Cruising the internet, I saw this wonderful website. I am a high school senior (in fall college freshman). As I have a lot free time now in summer, I preparing for college. The problem I have has to do with temp. exhange but still I can't solve it right. It says:

Determine the result (final temp. and how much steam condensed) when 100 g steam at 100 Celcius is passed into 200 g of water and 20 g of ice at 0 Celcius in a calorimeter whose water equivalent is 30 g.

I tried to solve it: Q lost= Q gained
or:
Q (ice to melt)+ Q (water ice to warm) + Q (water to warm) + Q (calorimeter to gain) + Q (steam to condense) + Q (water steam to change temp.)=0

I can't go to the correct answer. The signs are ok but still there's sth missing.
Thank you.

10. Jul 3, 2004

### maverick280857

Sometimes in calorimetry you should draw a rough line diagram to represent the temperatures of the things given to you, for the initial and thermodynamic equilibrium states, so that you will never make a mistake in setting up the equations. (Somewhat like energy lines). But that again isn't a golden rule...

11. Jul 3, 2004

### Staff: Mentor

Welcome to PF, Electro!
The final temperature can only be: (a) 100 C (if only a portion of steam condenses) or (b) some T between 0 and 100 C.

Don't be afraid to play around with it. Let's just guess that the answer is (a). (If we are wrong, then we move to b.)

First find out how much heat would need to be removed from the steam to condense it all: $Q_{steam} = m_{steam}L_v$.
Then find out how much heat is required to (1) melt the ice $Q_1 = m_{ice}L_f$ and then (2) heat the water and calorimeter to 100 C $Q_2 = m_{water+calorimeter}c (100)$. Crank out $Q_1 + Q_2$ and compare it to $Q_{steam}$.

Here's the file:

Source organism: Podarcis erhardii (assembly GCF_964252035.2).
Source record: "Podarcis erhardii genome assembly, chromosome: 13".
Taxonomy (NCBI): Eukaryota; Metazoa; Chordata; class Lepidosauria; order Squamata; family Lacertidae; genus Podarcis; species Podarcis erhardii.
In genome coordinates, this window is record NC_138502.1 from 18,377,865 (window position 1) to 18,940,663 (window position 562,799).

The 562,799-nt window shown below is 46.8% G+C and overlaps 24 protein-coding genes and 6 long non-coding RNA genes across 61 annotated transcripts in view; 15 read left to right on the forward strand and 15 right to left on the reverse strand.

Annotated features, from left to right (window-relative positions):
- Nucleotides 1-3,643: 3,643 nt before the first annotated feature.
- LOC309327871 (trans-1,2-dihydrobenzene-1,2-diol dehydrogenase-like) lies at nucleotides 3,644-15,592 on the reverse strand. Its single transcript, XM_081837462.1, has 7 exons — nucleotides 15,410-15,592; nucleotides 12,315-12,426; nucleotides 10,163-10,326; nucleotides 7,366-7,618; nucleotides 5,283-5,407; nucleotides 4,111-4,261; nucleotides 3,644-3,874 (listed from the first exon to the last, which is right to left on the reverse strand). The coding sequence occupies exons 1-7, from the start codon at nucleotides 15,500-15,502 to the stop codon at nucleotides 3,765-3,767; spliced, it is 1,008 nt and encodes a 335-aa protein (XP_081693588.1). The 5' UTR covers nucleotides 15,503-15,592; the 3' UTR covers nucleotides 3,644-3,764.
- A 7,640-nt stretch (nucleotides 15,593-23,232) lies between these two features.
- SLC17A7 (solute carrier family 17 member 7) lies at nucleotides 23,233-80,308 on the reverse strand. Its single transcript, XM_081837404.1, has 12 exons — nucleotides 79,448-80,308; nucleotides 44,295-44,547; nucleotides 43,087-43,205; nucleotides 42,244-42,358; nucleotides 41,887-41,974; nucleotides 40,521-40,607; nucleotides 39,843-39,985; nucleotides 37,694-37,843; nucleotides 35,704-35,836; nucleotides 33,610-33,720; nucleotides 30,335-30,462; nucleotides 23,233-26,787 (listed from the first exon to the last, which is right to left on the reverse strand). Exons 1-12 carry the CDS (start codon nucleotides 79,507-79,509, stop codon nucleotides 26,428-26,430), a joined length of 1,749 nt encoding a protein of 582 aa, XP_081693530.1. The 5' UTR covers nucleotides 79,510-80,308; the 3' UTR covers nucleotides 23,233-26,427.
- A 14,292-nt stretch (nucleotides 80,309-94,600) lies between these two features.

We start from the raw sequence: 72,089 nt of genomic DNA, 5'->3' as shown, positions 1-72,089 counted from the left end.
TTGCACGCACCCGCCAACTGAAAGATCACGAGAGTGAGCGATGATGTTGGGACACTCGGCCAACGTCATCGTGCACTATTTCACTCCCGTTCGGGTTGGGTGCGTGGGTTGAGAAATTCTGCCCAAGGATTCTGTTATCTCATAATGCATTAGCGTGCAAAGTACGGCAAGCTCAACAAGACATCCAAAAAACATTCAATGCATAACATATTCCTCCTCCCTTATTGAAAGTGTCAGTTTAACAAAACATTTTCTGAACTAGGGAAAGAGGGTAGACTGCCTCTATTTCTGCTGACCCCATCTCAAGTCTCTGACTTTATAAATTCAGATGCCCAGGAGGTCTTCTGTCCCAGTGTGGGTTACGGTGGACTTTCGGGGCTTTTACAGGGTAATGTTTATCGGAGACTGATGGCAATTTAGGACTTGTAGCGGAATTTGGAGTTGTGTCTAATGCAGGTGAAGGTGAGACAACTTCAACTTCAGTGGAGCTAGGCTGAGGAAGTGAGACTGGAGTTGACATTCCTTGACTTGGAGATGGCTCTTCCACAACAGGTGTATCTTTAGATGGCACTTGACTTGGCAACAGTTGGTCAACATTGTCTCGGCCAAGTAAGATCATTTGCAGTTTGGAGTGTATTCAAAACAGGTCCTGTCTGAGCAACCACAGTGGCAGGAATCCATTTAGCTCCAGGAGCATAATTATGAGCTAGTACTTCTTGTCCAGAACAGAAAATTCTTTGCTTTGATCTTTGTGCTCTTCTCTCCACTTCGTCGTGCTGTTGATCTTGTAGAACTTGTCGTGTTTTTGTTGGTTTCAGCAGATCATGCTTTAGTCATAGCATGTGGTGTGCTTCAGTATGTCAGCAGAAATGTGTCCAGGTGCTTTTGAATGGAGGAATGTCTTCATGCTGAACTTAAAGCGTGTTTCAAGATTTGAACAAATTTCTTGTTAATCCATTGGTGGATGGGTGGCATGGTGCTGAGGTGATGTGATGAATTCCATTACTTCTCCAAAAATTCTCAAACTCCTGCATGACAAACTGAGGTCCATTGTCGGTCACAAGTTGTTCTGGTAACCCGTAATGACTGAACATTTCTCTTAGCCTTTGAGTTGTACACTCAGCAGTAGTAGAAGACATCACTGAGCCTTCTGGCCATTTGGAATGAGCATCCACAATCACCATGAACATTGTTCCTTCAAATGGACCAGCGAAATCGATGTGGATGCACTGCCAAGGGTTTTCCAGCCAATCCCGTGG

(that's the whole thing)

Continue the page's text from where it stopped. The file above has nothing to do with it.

Let me know what you discover.

12. Jul 4, 2004

### Electro

Thank You for your answer Doc. Fortunately I have only the answers of this exercise (final temp.= 100 d. Celcius and 49 g of steam condensed). The way I solved the exercise is the same as you did. I find the energy given when steam condenses + the energy when this water cools and equal that with the energy when ice melts+energy of water ice to warm + water to warm+calorimeter energy. But the result is contradictory. Maybe there is something I don't get in this exercise? Maybe the ice is at 0 and the water + calorimeter are at another temp.?

13. Jul 5, 2004

### Staff: Mentor

Careful! I said compare those energies, not set them equal. When you compare $Q_1 + Q_2$ with $Q_{steam}$ you of course find that they are not equal! $Q_{steam}$ is the energy released if all the steam changes to water; by comparing this to the energy needed to heat the the ice + water to 100 C, you'll find that only a portion of the steam needs to condense to heat up that water. To find the amount of steam condensed, you can either take ratios of the energies or set $Q_1 + Q_2 = m_{steam-condensed}L_v$ and solve for the amount of steam that condenses.
Thermal equilibrium requires that the final temp of everything be the same.

Let me know if my explanation makes sense.

14. Jul 6, 2004

### Electro

Right Doc. I found first the mass of the steam condensed and it was 49 g. After this I began setting the equalities and as a mass of steam I used 49 g instead of 100. The result was exactly 100Celcius (final temp).